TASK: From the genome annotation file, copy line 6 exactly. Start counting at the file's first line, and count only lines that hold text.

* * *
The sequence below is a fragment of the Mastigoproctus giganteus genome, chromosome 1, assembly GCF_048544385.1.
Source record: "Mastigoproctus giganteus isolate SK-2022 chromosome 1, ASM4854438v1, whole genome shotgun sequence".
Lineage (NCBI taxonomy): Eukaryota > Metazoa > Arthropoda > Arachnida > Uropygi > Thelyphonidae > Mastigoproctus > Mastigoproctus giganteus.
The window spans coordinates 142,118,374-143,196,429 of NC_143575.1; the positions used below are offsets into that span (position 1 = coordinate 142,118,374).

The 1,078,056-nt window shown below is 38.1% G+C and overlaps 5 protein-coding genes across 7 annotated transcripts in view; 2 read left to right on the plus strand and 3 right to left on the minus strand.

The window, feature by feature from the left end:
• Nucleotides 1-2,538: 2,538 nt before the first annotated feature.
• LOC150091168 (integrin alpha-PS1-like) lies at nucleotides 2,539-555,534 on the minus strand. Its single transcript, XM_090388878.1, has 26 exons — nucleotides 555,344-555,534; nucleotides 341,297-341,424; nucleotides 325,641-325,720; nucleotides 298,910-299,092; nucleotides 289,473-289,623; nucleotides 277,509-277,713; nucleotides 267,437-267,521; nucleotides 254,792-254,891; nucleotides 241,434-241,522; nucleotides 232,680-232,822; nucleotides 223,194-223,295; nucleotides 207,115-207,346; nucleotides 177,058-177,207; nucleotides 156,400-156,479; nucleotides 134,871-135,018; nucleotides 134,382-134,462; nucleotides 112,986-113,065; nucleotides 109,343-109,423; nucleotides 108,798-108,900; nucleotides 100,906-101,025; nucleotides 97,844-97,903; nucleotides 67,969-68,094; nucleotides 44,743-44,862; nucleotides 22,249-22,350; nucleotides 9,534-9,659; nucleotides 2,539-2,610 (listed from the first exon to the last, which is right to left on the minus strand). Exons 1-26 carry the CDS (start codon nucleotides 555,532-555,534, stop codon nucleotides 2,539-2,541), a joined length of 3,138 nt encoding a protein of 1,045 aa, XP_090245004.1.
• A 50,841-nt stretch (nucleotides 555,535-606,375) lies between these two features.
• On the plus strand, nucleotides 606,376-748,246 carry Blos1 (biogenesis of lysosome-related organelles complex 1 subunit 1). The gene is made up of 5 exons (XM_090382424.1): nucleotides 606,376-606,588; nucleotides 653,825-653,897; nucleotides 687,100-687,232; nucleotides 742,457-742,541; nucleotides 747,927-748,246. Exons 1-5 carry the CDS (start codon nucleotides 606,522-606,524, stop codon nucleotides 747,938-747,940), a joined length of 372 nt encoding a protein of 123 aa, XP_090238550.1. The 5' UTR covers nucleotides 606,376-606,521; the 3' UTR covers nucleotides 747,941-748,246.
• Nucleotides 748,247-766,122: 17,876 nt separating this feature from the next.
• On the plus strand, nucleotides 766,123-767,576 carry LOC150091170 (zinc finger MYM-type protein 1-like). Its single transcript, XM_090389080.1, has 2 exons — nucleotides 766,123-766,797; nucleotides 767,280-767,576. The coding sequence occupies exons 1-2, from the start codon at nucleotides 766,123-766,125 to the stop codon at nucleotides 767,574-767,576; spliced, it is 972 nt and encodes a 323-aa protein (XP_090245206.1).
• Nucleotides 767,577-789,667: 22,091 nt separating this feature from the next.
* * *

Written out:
The window, feature by feature from the left end: